No infrastructure, no power, no water, no labour, a deadly fire and a plunging copper price – these are just some of the challenges that were successfully overcome in the planning and construction of Lumwana Mine in North-Western province.

When it opened in 2009, in the presence of State President Rupiah Banda and guests from as far afield as Australia and Canada, the $762 million Lumwana Mine was Zambia’s largest-ever greenfield investment. It was a moment of immense pride and achievement for the government, the local community and international investors.

Yet, Lumwana Mine might never have seen the light of day if it hadn’t been for three factors – technology, politics and finance – coming fortuitously together to make the project possible.

One: technology. When the first copper deposits were discovered in Lumwana way back in 1961, the technology didn’t yet exist to allow them to be mined economically. Big-name companies like Agip of Italy and Phelps-Dodge of the United States had come to Zambia and carried out feasibility studies on the project, but nothing ever came of it.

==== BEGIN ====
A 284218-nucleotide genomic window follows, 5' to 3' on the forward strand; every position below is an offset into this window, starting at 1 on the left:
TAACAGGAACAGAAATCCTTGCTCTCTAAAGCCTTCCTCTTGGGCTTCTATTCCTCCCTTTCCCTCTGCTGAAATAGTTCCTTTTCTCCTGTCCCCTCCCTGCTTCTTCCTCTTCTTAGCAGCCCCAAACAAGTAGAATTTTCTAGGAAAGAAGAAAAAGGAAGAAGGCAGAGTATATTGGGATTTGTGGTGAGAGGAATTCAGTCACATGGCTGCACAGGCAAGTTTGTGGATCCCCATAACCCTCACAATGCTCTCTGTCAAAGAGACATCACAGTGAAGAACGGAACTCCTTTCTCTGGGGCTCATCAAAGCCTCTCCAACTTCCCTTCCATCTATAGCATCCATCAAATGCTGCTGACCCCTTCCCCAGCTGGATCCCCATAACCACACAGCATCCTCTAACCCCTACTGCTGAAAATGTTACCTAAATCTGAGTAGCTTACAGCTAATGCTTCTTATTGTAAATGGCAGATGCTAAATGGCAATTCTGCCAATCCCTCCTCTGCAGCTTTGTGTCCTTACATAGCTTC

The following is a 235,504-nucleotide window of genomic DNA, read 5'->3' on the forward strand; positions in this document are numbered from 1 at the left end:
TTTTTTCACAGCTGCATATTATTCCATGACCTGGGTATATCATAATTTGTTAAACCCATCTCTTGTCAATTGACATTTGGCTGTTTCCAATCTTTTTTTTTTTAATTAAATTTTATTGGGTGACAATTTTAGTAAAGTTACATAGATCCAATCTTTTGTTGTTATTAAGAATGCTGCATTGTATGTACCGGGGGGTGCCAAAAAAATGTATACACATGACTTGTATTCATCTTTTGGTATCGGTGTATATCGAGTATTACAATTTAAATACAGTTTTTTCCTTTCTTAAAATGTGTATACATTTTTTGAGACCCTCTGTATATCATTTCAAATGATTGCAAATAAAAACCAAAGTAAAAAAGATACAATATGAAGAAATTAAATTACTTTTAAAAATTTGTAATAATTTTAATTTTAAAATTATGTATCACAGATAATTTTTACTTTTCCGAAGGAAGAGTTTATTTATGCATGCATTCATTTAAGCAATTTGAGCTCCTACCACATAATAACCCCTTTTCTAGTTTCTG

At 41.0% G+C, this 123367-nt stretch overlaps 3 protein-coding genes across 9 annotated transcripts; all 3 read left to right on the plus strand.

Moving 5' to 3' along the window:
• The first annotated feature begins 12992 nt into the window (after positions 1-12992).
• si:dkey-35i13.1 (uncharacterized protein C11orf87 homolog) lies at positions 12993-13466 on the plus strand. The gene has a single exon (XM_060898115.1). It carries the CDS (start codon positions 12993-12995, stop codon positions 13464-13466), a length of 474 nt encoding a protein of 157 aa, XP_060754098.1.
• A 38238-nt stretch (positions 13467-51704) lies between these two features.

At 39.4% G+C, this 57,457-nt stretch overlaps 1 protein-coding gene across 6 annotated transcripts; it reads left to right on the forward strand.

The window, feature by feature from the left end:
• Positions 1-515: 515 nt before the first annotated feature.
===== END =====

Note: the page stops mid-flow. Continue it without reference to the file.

By 1996, when Australian mining company, Equinox Minerals, arrived on the scene, mining technology had evolved considerably. The availability on the market of massive dump trucks and excavators, gigantic crushing mills and highly computerised processing plants meant Lumwana’s low-grade deposit – 0.7% copper compared to more than 3% on the Copperbelt – could now be mined economically.

Two: politics. Zambia was a stable, peaceful country with a long history of mining, a good mining skills base and, at the time, favourable fiscal policies. Equally important was a modern and globally competitive Mining Act that had been enacted a year earlier to attract international mining investment. This combination proved attractive to Equinox.

The $762m Lumwana project was Zambia’s largest greenfields investment

Three: finance. From 1996 to 2003, Equinox was engaged in intensive exploration work to define the extent of the Lumwana deposit. At the end of it, the company felt confident enough to put together a bankable proposition for the project. To construct and develop the mine would require $762 million – the single-largest mining investment Zambia had ever seen. The only option was to borrow the money. Equinox succeeded in getting a consortium of 14 international banks to provide the debt financing package, which was the largest in the history of mining in Africa.